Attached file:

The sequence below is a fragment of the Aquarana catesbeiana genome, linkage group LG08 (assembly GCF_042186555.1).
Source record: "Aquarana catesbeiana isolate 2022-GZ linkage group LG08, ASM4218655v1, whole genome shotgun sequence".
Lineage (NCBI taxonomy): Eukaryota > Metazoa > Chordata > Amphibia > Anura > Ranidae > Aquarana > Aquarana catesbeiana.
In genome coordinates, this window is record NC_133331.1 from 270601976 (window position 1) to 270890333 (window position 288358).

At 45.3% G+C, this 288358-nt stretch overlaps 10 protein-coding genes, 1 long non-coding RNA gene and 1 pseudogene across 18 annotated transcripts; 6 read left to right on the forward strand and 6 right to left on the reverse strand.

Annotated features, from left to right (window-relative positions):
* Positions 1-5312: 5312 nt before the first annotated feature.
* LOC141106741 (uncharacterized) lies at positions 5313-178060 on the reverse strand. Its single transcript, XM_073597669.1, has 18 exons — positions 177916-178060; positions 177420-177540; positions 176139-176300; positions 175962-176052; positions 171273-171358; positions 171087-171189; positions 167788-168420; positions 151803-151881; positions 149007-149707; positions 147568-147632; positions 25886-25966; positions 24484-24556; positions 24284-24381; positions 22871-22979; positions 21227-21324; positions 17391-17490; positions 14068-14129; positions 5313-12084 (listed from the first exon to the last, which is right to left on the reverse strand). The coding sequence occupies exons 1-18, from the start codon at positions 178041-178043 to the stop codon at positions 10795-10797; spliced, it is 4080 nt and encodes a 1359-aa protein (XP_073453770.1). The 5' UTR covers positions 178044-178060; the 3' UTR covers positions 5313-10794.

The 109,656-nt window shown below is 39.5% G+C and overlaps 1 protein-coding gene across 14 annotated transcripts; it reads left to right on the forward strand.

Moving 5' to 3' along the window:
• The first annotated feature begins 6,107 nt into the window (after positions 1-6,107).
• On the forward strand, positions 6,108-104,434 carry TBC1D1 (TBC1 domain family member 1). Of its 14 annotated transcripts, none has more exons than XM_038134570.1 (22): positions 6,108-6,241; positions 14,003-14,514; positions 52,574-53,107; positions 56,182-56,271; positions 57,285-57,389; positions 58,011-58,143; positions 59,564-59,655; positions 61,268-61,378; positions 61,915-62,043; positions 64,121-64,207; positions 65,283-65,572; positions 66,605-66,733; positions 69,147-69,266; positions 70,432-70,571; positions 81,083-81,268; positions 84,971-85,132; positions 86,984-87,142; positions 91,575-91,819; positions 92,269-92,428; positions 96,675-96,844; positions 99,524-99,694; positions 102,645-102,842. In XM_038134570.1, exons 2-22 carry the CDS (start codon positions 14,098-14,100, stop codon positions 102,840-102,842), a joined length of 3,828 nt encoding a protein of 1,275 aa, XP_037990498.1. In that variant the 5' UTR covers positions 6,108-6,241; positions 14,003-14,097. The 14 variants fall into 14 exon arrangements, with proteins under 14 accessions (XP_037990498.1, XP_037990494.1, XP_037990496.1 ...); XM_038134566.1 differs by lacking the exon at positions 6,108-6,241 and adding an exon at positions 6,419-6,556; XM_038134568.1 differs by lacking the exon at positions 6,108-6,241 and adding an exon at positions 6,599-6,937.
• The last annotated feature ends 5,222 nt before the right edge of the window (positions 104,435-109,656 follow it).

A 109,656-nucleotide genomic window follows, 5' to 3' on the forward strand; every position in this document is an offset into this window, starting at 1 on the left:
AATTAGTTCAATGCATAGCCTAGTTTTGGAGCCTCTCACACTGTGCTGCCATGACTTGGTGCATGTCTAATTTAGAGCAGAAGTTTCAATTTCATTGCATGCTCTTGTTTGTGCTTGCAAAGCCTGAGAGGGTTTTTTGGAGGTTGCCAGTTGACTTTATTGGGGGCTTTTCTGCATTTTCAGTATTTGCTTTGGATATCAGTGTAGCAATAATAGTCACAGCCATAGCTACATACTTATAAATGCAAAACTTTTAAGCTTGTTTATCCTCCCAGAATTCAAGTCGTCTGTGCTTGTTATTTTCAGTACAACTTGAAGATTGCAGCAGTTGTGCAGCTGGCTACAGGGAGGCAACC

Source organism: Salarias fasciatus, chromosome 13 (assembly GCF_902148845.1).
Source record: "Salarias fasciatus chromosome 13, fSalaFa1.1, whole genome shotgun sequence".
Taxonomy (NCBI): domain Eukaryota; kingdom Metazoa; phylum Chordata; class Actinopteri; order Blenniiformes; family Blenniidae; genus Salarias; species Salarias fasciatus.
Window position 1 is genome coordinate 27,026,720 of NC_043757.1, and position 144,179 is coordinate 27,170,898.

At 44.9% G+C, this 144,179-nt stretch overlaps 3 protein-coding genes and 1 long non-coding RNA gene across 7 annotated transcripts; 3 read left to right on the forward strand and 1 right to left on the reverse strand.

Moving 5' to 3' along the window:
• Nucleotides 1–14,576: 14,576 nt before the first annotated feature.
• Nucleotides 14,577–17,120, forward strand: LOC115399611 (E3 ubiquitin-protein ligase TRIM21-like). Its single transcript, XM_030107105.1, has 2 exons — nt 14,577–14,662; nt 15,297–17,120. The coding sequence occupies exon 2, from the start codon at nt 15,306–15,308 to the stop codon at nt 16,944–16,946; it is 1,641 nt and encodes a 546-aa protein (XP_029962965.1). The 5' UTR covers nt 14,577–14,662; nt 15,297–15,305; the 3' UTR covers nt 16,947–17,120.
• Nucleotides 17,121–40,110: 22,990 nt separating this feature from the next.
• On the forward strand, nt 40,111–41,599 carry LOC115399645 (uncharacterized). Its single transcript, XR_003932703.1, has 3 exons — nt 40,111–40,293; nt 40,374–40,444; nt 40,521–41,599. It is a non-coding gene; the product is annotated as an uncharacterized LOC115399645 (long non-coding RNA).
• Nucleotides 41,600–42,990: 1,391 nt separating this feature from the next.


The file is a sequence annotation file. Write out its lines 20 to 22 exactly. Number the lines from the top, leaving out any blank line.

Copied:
At 44.9% G+C, this 144,179-nt stretch overlaps 3 protein-coding genes and 1 long non-coding RNA gene across 7 annotated transcripts; 3 read left to right on the forward strand and 1 right to left on the reverse strand.

Moving 5' to 3' along the window:
• Nucleotides 1–14,576: 14,576 nt before the first annotated feature.